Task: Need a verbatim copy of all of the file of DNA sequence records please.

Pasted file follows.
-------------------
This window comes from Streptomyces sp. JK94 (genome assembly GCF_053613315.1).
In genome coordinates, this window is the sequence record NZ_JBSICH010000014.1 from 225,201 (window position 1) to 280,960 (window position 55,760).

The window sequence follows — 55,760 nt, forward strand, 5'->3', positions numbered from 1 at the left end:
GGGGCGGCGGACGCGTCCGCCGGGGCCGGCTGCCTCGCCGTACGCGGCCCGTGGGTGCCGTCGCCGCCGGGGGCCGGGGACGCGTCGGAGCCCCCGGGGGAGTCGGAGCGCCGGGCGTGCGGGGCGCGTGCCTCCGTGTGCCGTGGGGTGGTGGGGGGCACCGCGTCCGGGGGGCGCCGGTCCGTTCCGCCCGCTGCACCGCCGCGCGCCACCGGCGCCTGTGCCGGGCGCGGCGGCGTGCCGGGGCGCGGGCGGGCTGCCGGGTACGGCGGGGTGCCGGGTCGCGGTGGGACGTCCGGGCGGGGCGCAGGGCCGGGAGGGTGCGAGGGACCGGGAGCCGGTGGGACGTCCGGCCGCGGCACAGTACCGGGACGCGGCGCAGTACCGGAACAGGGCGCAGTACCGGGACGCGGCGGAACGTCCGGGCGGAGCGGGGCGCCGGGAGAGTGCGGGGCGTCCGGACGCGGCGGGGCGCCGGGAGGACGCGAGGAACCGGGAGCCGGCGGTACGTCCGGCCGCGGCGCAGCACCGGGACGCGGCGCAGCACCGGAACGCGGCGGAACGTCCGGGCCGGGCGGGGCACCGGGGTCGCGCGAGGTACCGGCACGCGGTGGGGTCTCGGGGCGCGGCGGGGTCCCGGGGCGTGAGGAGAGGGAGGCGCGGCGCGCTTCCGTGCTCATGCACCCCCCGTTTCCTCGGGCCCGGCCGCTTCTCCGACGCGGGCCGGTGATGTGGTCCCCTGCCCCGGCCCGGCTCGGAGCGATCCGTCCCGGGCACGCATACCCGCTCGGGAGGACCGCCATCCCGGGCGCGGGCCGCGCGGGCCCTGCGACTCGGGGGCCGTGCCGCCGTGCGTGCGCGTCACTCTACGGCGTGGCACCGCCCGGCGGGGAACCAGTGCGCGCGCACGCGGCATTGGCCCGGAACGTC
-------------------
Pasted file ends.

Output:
This window comes from Streptomyces sp. JK94 (genome assembly GCF_053613315.1).
In genome coordinates, this window is the sequence record NZ_JBSICH010000014.1 from 225,201 (window position 1) to 280,960 (window position 55,760).

The window sequence follows — 55,760 nt, forward strand, 5'->3', positions numbered from 1 at the left end:
GGGGCGGCGGACGCGTCCGCCGGGGCCGGCTGCCTCGCCGTACGCGGCCCGTGGGTGCCGTCGCCGCCGGGGGCCGGGGACGCGTCGGAGCCCCCGGGGGAGTCGGAGCGCCGGGCGTGCGGGGCGCGTGCCTCCGTGTGCCGTGGGGTGGTGGGGGGCACCGCGTCCGGGGGGCGCCGGTCCGTTCCGCCCGCTGCACCGCCGCGCGCCACCGGCGCCTGTGCCGGGCGCGGCGGCGTGCCGGGGCGCGGGCGGGCTGCCGGGTACGGCGGGGTGCCGGGTCGCGGTGGGACGTCCGGGCGGGGCGCAGGGCCGGGAGGGTGCGAGGGACCGGGAGCCGGTGGGACGTCCGGCCGCGGCACAGTACCGGGACGCGGCGCAGTACCGGAACAGGGCGCAGTACCGGGACGCGGCGGAACGTCCGGGCGGAGCGGGGCGCCGGGAGAGTGCGGGGCGTCCGGACGCGGCGGGGCGCCGGGAGGACGCGAGGAACCGGGAGCCGGCGGTACGTCCGGCCGCGGCGCAGCACCGGGACGCGGCGCAGCACCGGAACGCGGCGGAACGTCCGGGCCGGGCGGGGCACCGGGGTCGCGCGAGGTACCGGCACGCGGTGGGGTCTCGGGGCGCGGCGGGGTCCCGGGGCGTGAGGAGAGGGAGGCGCGGCGCGCTTCCGTGCTCATGCACCCCCCGTTTCCTCGGGCCCGGCCGCTTCTCCGACGCGGGCCGGTGATGTGGTCCCCTGCCCCGGCCCGGCTCGGAGCGATCCGTCCCGGGCACGCATACCCGCTCGGGAGGACCGCCATCCCGGGCGCGGGCCGCGCGGGCCCTGCGACTCGGGGGCCGTGCCGCCGTGCGTGCGCGTCACTCTACGGCGTGGCACCGCCCGGCGGGGAACCAGTGCGCGCGCACGCGGCATTGGCCCGGAACGTC